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Charges against one youth dismissed in Tallmadge hazing case By Ed Meyer

Beacon Journal staff writer

Charges against one youth were dismissed and a judge gave two others 40 hours of community service in connection with the Tallmadge High School football hazing case.

Special prosecutors from the Ohio Attorney General’s Office handled the resolution of the three cases today in Summit County Juvenile Court because a child of one assistant county prosecutor was a Tallmadge football player, as well as a potential witness, officials said.

In other developments, Juvenile Judge Linda Tucci Teodosio ruled that future proceedings against others charged with more serious offenses in the case will be open to area media provided that no identifying photographs or video are taken in court.

Two football players face delinquency charges of rape stemming from the alleged hazing of a 16-year-old teammate in August on school property. Police records indicate an object was placed in the victim’s rectum.

The first case resolved today involved a 16-year-old member of the team who pleaded not guilty to one count of hazing. Dan Riedl, the special prosecutor from Columbus, said an agreement had been reached to dismiss the delinquency charge after discussions with the victim’s family.

The other two football players — one 16 and one 17 — each admitted guilt to one count of hazing. In addition to community service, they were ordered by Teodosio to write a 5-page essay on the effects of bullying, to have no contact with the victim unless the victim first approaches them and to cooperate fully with authorities in all future proceedings in the pending cases.

Riedl told the judge that the state’s investigation of the hazing cases showed that the 16-year-old football player was involved by placing a tackling dummy over the victim.

The 17-year-old, Riedl said, was involved by tackling the victim.

Court officials said the rape trials in the pending cases are scheduled to begin on March 17.

The Akron Beacon Journal decided not to name the youths charged with hazing, an offense classified as a fourth-degree misdemeanor if committed by an adult.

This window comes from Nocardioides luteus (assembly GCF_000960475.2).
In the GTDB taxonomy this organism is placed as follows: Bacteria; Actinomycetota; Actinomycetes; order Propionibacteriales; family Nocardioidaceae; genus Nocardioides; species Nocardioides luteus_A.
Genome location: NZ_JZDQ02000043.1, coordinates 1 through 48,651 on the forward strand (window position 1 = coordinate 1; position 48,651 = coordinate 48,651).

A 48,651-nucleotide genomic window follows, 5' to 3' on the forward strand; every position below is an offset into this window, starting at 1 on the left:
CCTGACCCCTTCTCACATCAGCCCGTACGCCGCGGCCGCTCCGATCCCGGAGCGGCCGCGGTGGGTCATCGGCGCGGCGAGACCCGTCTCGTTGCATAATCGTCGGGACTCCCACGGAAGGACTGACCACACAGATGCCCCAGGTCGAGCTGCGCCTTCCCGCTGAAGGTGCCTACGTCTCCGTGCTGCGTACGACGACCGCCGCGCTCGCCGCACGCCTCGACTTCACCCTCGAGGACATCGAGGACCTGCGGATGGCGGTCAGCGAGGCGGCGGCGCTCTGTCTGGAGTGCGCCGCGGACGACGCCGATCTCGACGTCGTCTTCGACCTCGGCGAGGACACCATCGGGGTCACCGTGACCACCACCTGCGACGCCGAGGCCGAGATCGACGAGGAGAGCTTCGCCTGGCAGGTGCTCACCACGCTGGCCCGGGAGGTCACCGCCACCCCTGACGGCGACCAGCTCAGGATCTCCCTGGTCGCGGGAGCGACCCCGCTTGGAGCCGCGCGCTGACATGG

Beacon Journal staff writer

Charges against one youth were dismissed and a judge gave two others 40 hours of community service in connection with the Tallmadge High School football hazing case.

Special prosecutors from the Ohio Attorney General’s Office handled the resolution of the three cases today in Summit County Juvenile Court because a child of one assistant county prosecutor was a Tallmadge football player, as well as a potential witness, officials said.

In other developments, Juvenile Judge Linda Tucci Teodosio ruled that future proceedings against others charged with more serious offenses in the case will be open to area media provided that no identifying photographs or video are taken in court.

Two football players face delinquency charges of rape stemming from the alleged hazing of a 16-year-old teammate in August on school property. Police records indicate an object was placed in the victim’s rectum.

The first case resolved today involved a 16-year-old member of the team who pleaded not guilty to one count of hazing. Dan Riedl, the special prosecutor from Columbus, said an agreement had been reached to dismiss the delinquency charge after discussions with the victim’s family.

The other two football players — one 16 and one 17 — each admitted guilt to one count of hazing. In addition to community service, they were ordered by Teodosio to write a 5-page essay on the effects of bullying, to have no contact with the victim unless the victim first approaches them and to cooperate fully with authorities in all future proceedings in the pending cases.

Riedl told the judge that the state’s investigation of the hazing cases showed that the 16-year-old football player was involved by placing a tackling dummy over the victim.

The 17-year-old, Riedl said, was involved by tackling the victim.

Court officials said the rape trials in the pending cases are scheduled to begin on March 17.

The Akron Beacon Journal decided not to name the youths charged with hazing, an offense classified as a fourth-degree misdemeanor if committed by an adult.

By Hank Nuwer

Hank Nuwer is the Indiana-based author of Broken Pledges: The Deadly Rite of Hazing, High School Hazing, Wrongs of Passage and The Hazing Reader. He has written articles or columns on hazing for the Sunday Times of India, Toronto Globe & Mail, Harper's Magazine, Orlando Sentinel, The Chronicle of Higher Education and the New York Times Sunday Magazine. His new book is Hazing: Destroying Young Lives from Indiana University Press.

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